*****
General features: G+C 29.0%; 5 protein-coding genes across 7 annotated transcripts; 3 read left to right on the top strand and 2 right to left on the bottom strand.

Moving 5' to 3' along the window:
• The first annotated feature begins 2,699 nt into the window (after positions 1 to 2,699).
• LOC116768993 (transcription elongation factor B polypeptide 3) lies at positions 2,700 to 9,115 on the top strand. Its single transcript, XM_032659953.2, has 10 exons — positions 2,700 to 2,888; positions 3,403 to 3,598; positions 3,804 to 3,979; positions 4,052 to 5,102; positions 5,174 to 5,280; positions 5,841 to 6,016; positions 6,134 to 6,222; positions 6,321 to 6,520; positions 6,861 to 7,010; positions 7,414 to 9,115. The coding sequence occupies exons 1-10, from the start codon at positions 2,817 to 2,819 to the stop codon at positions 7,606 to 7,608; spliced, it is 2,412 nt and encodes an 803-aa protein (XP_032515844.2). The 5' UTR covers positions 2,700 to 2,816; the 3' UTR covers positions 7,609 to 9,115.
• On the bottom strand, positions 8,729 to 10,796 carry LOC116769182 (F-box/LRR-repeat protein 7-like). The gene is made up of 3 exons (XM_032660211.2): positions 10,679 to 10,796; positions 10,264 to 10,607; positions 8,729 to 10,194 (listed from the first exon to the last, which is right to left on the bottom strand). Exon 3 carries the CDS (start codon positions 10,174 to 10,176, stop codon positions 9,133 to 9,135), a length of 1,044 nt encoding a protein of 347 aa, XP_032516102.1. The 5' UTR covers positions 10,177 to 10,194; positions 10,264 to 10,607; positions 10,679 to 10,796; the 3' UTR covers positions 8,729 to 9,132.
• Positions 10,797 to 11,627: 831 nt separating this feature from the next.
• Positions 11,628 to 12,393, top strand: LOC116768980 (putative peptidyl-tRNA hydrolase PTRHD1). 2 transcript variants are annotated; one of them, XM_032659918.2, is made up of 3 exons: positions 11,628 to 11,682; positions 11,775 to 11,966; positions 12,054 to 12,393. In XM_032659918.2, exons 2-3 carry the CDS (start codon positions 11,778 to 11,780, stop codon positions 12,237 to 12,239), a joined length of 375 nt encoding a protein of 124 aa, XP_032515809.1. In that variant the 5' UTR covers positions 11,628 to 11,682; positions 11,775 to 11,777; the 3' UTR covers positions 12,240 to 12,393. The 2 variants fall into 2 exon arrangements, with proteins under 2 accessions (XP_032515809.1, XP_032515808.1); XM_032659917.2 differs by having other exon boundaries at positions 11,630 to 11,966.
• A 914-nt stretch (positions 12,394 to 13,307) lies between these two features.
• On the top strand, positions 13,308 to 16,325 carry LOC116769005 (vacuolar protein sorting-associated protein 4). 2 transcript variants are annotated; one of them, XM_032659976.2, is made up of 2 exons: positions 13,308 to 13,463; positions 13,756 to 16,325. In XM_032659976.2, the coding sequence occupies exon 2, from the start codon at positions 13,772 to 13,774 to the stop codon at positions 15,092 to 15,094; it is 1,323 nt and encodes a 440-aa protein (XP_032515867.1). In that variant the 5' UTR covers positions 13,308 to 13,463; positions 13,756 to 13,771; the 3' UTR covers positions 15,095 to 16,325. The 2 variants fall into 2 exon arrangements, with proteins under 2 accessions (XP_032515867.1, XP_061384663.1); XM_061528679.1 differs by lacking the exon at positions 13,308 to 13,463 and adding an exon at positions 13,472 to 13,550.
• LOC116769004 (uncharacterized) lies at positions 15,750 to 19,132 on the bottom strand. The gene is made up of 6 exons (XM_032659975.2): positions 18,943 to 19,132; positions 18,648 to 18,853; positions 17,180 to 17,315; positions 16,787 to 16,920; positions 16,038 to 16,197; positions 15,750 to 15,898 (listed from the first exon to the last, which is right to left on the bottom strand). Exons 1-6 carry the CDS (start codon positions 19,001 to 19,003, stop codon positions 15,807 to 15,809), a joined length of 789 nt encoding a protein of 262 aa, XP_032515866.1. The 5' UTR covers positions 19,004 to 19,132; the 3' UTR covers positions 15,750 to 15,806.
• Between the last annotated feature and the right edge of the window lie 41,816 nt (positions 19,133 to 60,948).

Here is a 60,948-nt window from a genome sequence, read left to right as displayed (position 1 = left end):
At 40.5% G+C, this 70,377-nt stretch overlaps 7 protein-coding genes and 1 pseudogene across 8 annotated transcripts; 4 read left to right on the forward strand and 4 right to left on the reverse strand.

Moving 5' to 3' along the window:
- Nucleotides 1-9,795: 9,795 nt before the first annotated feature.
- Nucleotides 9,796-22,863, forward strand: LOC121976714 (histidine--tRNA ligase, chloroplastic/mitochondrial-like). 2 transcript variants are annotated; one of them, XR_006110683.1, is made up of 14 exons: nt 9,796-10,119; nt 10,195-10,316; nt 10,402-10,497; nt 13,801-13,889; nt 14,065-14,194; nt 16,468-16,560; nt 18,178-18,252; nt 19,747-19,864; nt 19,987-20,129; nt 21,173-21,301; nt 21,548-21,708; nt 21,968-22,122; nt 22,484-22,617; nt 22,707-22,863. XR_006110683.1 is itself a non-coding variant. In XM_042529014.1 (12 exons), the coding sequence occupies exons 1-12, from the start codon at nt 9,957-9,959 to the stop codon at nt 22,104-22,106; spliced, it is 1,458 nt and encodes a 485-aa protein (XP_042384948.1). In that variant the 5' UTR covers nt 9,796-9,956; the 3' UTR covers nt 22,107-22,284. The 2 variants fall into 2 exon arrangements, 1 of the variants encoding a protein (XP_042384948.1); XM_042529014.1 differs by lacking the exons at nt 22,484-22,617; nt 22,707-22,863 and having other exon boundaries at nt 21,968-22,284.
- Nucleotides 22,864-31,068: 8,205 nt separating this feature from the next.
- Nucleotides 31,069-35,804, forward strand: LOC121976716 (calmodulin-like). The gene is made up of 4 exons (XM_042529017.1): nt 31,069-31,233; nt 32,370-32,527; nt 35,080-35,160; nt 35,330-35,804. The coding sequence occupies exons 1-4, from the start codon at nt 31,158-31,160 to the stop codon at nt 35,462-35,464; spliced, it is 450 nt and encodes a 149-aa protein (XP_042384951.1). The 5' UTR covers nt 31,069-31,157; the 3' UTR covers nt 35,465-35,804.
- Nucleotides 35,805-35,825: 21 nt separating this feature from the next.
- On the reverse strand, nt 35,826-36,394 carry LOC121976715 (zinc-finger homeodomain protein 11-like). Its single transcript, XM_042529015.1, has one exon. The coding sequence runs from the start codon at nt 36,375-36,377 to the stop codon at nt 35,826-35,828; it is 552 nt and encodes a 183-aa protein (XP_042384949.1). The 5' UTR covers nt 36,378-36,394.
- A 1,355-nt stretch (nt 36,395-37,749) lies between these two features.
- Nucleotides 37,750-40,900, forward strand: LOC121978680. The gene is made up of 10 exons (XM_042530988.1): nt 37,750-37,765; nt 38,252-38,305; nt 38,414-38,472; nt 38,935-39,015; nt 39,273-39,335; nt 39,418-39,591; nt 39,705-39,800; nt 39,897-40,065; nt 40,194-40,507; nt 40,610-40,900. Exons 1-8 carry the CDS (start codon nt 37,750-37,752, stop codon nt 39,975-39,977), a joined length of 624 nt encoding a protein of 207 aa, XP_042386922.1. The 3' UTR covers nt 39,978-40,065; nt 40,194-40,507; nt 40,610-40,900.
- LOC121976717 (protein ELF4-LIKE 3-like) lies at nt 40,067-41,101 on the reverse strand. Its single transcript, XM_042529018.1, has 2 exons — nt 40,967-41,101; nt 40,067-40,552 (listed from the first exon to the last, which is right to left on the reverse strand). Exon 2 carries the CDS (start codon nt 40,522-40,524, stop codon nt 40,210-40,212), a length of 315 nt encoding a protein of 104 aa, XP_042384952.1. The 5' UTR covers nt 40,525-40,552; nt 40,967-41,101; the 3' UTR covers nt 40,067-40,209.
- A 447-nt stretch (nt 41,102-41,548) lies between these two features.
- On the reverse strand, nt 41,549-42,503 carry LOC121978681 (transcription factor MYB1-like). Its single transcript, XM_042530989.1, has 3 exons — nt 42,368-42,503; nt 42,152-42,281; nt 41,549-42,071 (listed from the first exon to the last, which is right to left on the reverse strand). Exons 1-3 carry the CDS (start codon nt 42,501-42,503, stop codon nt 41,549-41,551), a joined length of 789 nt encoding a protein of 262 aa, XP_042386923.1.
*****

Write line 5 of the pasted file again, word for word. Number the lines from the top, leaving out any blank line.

• On the bottom strand, positions 8,729 to 10,796 carry LOC116769182 (F-box/LRR-repeat protein 7-like). The gene is made up of 3 exons (XM_032660211.2): positions 10,679 to 10,796; positions 10,264 to 10,607; positions 8,729 to 10,194 (listed from the first exon to the last, which is right to left on the bottom strand). Exon 3 carries the CDS (start codon positions 10,174 to 10,176, stop codon positions 9,133 to 9,135), a length of 1,044 nt encoding a protein of 347 aa, XP_032516102.1. The 5' UTR covers positions 10,177 to 10,194; positions 10,264 to 10,607; positions 10,679 to 10,796; the 3' UTR covers positions 8,729 to 9,132.